- Name: George John ADAMSON
- D.O.B: 4th Mar, 1896
- D.O.A: 6th May, 1936
- D.O.D: 14th Mar, 1976
- Award: Empire Gallantry Medal translated to George Cross
- Occupation at time of action: Inspector, River Traffic Police, Calcutta, India.
- Book: The Complete History - Volume 3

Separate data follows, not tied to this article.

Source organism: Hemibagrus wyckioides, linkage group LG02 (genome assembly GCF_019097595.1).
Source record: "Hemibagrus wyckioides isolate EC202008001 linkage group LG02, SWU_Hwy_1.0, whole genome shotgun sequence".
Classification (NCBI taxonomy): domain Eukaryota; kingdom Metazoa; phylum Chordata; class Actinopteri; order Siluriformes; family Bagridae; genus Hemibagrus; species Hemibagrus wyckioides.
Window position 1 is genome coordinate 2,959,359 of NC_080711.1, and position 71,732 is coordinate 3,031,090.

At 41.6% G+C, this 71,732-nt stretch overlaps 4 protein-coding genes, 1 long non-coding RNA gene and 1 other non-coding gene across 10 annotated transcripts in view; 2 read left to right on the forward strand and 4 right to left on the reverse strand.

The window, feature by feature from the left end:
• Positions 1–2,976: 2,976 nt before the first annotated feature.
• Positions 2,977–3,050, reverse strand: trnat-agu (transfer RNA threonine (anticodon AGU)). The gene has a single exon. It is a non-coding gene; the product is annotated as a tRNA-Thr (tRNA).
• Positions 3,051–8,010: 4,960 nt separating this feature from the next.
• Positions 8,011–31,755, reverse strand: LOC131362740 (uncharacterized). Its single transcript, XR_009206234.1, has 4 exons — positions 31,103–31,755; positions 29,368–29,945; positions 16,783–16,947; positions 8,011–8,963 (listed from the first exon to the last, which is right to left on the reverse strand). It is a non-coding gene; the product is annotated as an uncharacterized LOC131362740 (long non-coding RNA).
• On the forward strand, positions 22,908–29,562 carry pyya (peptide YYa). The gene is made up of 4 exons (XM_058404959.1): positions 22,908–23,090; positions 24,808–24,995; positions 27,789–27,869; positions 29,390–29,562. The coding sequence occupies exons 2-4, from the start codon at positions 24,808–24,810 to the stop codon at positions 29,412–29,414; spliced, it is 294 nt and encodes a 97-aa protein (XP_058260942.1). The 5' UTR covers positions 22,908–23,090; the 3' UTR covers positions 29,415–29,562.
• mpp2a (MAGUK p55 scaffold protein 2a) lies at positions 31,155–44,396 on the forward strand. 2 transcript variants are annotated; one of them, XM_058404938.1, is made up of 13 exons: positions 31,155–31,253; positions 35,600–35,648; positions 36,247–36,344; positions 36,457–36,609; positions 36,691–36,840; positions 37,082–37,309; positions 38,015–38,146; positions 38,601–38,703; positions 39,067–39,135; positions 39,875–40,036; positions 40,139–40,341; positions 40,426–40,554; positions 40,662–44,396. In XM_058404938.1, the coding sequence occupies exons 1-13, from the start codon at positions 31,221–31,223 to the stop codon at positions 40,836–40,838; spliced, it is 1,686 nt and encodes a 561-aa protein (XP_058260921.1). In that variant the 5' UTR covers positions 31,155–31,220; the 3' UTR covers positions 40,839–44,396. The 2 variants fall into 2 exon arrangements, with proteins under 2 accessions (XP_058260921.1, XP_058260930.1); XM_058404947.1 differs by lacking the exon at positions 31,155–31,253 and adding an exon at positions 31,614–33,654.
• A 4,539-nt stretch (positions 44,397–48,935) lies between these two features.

The KING has been graciously pleased to approve of the Award of the Medal of the Civil Division of the Most Excellent Order of the British Empire to the undermentioned:– For Gallantry. George John Adamson, Inspector, River Traffic Police, Calcutta, Bengal and Cecil Francis Kelly, Assistant River Surveyor, Port Commissioners, Calcutta, Bengal. In May last, Inspector Adamson, with Mr. Kelly as pilot, was in charge of two Port Police launches escorting a cargo of defective dynamite which was being taken for destruction up the river Hooghly in a barge in tow of a launch. The barge proved quite unseaworthy, and after a journey of about 15 miles up the river was in a sinking condition. Inspector Adamson and his assistants had no responsibility except for escorting the cargo, but in spite of this they tried at great personal risk to keep the barge afloat by bailing from 7 o’clock in the evening till midnight, when it was found necessary to beach the barge on the bank near a large jute mill. In spite of the dynamite exuding nitroglycerine, Inspector Adamson with two sergeants worked indefatigably in the water and in the dark to help guide the barge ashore by hand. The beaching took five and a half hours. The barge was partially unloaded, but it was found impossible to remove the 2½ tons at the bottom owing to its dangerous condition, and the barge had to be re-floated, towed into deep water and sunk. Inspector Adamson rendered great assistance during the whole operation, and stood by in a police launch in spite of grave danger. Mr. Kelly supervised the handling of the barge throughout, and without his skilled assistance the feat could not have been accomplished. A small accident such as the striking of a bootsole nail on a stone in the river bank, the “working” of the hull of the barge when she was subsequently towed off, or a slip with any of the gear used, would have resulted in practically certain death to those working, and a disaster of the first magnitude to the surrounding mills. Though it was not his duty as pilot, Mr. Kelly remained in the barge while it was towed off the beach and until it was safely sunk, superintending its handling in the current by the aid of two launches. Both men displayed cool, deliberate and sustained gallantry for many hours under conditions of the greatest strain.